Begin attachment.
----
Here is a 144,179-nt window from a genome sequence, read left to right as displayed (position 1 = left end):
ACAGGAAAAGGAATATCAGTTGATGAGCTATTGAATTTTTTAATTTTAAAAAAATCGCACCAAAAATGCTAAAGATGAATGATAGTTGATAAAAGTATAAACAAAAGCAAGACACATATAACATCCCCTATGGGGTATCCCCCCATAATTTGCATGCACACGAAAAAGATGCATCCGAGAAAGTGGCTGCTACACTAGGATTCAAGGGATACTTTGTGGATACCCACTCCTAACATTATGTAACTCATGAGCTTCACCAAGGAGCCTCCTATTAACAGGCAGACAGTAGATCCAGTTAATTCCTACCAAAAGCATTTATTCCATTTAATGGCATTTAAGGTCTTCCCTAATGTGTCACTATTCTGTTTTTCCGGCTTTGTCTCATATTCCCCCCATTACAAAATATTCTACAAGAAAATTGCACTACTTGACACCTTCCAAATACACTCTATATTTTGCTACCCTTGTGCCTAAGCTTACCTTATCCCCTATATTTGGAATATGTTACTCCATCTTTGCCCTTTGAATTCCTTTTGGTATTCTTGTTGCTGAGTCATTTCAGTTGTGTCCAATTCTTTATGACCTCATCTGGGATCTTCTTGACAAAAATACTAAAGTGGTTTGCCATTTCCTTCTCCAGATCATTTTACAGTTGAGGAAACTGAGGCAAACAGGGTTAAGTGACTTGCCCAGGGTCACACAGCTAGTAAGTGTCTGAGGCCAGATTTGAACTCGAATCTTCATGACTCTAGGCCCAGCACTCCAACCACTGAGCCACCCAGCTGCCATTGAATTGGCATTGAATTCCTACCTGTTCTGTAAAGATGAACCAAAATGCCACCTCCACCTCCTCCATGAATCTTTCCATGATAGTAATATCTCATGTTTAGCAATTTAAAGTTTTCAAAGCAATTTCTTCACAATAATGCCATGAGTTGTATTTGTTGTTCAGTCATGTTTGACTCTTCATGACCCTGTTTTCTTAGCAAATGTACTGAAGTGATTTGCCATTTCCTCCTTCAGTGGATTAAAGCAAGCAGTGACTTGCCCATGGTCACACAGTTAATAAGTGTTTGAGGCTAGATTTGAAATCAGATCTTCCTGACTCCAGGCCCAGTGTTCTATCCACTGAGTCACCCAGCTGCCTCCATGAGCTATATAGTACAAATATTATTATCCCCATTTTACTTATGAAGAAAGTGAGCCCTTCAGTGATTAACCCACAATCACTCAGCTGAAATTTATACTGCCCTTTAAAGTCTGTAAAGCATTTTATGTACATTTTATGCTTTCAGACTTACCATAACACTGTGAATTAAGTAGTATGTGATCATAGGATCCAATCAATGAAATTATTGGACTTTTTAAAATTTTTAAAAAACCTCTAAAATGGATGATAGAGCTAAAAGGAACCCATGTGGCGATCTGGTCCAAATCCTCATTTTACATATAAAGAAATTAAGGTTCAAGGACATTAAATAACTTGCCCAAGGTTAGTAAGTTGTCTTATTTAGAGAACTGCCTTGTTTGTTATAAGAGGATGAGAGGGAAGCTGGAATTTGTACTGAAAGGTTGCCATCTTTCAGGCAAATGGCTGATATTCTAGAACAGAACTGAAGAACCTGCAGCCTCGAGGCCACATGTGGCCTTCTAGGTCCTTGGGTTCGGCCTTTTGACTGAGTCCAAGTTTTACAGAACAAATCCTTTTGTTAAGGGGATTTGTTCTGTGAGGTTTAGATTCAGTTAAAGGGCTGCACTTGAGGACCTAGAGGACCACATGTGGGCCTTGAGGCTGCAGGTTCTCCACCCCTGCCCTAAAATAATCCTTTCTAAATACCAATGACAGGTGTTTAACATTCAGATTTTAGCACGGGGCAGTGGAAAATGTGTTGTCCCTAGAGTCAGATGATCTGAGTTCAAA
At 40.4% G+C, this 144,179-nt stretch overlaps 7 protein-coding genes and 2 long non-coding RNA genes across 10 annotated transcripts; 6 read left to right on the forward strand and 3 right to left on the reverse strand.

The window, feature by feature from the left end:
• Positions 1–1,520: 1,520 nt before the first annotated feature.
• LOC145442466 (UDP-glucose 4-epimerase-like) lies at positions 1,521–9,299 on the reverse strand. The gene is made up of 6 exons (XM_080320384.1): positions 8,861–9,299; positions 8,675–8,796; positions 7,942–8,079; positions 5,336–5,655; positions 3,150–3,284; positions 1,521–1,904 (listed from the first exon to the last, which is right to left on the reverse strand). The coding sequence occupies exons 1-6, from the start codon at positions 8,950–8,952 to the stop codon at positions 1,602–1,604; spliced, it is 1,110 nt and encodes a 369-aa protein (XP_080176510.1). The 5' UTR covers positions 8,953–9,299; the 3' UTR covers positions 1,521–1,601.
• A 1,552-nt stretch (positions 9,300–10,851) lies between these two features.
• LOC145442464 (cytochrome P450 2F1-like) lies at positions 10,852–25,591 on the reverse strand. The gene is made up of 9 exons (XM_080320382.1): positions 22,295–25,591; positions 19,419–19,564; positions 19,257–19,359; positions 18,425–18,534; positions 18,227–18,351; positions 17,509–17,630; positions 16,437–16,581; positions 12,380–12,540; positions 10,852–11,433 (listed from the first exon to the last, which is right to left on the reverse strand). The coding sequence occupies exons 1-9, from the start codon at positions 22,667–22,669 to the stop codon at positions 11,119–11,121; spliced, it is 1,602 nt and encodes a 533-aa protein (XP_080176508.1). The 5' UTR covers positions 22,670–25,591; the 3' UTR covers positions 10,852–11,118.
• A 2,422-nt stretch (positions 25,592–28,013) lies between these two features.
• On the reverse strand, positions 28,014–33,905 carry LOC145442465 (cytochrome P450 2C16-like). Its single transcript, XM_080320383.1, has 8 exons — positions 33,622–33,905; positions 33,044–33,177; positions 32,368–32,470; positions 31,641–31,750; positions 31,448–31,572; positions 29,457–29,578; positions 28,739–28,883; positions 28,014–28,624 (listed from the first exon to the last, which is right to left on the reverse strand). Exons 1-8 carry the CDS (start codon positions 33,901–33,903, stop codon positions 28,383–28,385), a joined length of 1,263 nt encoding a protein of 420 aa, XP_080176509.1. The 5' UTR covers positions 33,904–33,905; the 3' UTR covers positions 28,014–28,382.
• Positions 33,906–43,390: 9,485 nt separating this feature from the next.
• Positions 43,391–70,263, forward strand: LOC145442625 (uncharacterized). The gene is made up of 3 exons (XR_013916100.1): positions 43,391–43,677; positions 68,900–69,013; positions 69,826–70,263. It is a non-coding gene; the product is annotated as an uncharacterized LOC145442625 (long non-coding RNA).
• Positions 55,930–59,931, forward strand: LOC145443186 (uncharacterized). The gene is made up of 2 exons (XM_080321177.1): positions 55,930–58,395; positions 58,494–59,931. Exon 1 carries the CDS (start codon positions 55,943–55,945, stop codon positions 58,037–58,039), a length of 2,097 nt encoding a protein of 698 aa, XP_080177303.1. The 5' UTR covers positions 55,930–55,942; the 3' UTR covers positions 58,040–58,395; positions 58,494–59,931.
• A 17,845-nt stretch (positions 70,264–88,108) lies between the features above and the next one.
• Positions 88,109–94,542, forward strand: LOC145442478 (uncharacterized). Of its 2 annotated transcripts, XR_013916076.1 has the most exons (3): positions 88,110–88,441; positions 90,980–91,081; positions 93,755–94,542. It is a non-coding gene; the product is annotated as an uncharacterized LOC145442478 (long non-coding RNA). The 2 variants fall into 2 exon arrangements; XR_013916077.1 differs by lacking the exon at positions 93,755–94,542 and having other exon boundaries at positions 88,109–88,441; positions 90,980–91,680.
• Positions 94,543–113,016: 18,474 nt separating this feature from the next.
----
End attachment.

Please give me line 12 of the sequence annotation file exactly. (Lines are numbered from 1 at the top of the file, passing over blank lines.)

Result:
• Positions 43,391–70,263, forward strand: LOC145442625 (uncharacterized). The gene is made up of 3 exons (XR_013916100.1): positions 43,391–43,677; positions 68,900–69,013; positions 69,826–70,263. It is a non-coding gene; the product is annotated as an uncharacterized LOC145442625 (long non-coding RNA).